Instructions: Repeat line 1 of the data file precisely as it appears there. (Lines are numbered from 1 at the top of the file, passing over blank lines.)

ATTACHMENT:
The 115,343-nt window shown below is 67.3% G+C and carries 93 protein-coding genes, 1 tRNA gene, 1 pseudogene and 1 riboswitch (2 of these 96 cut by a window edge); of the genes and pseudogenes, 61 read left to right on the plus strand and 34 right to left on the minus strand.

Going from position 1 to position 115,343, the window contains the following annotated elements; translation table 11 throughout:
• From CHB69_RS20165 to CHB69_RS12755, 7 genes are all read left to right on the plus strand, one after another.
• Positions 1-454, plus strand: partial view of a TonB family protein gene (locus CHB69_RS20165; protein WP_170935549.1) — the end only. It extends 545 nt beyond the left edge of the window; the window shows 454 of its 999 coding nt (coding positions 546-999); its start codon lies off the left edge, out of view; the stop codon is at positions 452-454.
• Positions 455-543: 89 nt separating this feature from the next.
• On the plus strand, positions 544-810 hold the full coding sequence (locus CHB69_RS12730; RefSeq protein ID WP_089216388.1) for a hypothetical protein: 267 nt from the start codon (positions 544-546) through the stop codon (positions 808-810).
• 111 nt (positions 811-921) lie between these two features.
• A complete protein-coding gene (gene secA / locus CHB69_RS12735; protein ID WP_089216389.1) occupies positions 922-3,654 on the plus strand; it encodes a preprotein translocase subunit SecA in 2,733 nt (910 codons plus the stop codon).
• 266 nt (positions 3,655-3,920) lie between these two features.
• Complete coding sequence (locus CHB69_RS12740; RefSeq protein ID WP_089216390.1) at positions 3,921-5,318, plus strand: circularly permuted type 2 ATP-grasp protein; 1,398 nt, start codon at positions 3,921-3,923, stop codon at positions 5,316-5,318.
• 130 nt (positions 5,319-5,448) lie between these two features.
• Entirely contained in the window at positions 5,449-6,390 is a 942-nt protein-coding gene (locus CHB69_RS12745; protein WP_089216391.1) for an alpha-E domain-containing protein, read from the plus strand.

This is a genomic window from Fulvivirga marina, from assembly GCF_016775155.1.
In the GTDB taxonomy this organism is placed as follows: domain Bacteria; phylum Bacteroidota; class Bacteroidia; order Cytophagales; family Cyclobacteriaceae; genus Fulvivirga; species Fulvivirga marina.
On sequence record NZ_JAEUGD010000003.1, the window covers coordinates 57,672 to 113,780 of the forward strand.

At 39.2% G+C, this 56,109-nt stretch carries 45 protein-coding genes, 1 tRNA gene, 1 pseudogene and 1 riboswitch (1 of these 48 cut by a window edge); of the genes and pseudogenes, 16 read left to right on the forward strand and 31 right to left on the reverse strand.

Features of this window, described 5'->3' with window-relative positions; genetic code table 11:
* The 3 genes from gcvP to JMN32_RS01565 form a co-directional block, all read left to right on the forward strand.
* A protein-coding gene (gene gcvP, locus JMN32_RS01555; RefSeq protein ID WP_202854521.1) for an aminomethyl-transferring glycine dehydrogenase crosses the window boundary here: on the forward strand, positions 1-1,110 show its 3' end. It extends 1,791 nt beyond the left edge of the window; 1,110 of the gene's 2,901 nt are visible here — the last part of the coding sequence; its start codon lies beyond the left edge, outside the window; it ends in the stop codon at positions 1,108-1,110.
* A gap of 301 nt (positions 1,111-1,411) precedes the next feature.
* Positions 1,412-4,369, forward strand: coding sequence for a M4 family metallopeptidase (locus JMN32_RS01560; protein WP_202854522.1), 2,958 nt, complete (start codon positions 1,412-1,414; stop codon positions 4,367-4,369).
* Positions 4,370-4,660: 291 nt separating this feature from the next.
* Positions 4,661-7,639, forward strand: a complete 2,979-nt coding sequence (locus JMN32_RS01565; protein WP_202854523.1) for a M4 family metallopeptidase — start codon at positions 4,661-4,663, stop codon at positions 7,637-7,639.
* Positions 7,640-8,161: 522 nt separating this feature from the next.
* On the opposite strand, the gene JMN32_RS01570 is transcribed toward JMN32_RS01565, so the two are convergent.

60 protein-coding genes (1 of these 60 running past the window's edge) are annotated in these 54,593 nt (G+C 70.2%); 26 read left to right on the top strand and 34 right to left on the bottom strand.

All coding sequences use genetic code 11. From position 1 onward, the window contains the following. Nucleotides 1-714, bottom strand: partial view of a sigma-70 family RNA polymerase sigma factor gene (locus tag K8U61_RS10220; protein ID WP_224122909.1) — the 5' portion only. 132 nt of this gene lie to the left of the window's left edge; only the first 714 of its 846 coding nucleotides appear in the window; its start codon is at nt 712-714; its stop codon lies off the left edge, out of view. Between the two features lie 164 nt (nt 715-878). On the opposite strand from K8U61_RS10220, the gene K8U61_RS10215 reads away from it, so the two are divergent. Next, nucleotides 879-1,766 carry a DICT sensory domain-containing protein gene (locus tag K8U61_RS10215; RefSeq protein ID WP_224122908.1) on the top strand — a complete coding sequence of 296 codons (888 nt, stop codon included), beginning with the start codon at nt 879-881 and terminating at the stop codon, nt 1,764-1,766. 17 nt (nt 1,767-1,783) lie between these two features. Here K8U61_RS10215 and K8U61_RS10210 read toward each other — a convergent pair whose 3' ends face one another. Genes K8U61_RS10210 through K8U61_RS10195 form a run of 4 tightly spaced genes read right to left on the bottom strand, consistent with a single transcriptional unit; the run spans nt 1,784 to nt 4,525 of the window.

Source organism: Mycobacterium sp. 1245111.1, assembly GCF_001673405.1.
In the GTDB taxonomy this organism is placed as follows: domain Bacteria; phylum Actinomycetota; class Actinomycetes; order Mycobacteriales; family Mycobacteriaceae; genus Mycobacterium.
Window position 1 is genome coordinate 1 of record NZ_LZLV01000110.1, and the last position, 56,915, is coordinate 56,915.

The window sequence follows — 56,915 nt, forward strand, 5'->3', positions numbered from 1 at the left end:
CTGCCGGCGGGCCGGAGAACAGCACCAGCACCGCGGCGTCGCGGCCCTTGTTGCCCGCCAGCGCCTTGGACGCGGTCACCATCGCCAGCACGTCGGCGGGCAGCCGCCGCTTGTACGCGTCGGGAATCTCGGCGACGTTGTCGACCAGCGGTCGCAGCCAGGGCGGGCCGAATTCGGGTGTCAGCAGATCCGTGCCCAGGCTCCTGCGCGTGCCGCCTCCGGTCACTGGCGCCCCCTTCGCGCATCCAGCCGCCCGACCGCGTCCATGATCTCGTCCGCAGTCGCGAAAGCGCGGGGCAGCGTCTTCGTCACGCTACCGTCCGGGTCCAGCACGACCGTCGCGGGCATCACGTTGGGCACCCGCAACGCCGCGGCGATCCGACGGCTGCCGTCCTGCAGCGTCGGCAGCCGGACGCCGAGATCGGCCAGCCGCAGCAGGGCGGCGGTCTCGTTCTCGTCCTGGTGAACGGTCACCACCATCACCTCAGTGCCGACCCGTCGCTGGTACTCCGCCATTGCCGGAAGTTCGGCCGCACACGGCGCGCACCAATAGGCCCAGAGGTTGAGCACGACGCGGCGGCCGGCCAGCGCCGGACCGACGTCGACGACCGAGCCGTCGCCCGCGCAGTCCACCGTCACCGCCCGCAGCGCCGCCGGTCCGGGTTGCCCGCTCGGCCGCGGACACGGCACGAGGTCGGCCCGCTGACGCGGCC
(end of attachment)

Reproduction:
The 115,343-nt window shown below is 67.3% G+C and carries 93 protein-coding genes, 1 tRNA gene, 1 pseudogene and 1 riboswitch (2 of these 96 cut by a window edge); of the genes and pseudogenes, 61 read left to right on the plus strand and 34 right to left on the minus strand.